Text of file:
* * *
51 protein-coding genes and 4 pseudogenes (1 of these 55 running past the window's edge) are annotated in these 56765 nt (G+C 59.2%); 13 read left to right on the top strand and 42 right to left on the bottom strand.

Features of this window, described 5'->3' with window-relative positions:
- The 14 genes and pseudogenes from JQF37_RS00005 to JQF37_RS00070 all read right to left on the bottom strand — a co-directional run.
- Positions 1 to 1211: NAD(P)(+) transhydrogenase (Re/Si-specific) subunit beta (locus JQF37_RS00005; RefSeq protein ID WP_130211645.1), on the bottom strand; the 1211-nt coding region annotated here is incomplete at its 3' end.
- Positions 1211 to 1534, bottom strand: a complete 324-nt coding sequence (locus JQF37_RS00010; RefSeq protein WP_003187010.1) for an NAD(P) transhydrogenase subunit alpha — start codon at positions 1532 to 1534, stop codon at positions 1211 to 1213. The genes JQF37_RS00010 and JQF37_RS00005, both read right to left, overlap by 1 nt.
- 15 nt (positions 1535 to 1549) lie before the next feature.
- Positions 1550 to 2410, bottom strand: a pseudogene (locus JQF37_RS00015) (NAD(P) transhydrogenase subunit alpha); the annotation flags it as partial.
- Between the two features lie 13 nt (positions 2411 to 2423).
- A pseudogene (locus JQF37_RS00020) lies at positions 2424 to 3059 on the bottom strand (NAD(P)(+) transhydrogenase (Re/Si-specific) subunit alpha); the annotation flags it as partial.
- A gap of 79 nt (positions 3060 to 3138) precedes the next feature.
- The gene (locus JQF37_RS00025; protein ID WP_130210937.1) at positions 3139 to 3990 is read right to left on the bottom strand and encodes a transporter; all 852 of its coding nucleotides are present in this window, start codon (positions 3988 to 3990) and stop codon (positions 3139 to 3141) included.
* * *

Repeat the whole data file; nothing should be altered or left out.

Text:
51 protein-coding genes and 4 pseudogenes (1 of these 55 running past the window's edge) are annotated in these 56765 nt (G+C 59.2%); 13 read left to right on the top strand and 42 right to left on the bottom strand.

Features of this window, described 5'->3' with window-relative positions:
- The 14 genes and pseudogenes from JQF37_RS00005 to JQF37_RS00070 all read right to left on the bottom strand — a co-directional run.
- Positions 1 to 1211: NAD(P)(+) transhydrogenase (Re/Si-specific) subunit beta (locus JQF37_RS00005; RefSeq protein ID WP_130211645.1), on the bottom strand; the 1211-nt coding region annotated here is incomplete at its 3' end.
- Positions 1211 to 1534, bottom strand: a complete 324-nt coding sequence (locus JQF37_RS00010; RefSeq protein WP_003187010.1) for an NAD(P) transhydrogenase subunit alpha — start codon at positions 1532 to 1534, stop codon at positions 1211 to 1213. The genes JQF37_RS00010 and JQF37_RS00005, both read right to left, overlap by 1 nt.
- 15 nt (positions 1535 to 1549) lie before the next feature.
- Positions 1550 to 2410, bottom strand: a pseudogene (locus JQF37_RS00015) (NAD(P) transhydrogenase subunit alpha); the annotation flags it as partial.
- Between the two features lie 13 nt (positions 2411 to 2423).
- A pseudogene (locus JQF37_RS00020) lies at positions 2424 to 3059 on the bottom strand (NAD(P)(+) transhydrogenase (Re/Si-specific) subunit alpha); the annotation flags it as partial.
- A gap of 79 nt (positions 3060 to 3138) precedes the next feature.
- The gene (locus JQF37_RS00025; protein ID WP_130210937.1) at positions 3139 to 3990 is read right to left on the bottom strand and encodes a transporter; all 852 of its coding nucleotides are present in this window, start codon (positions 3988 to 3990) and stop codon (positions 3139 to 3141) included.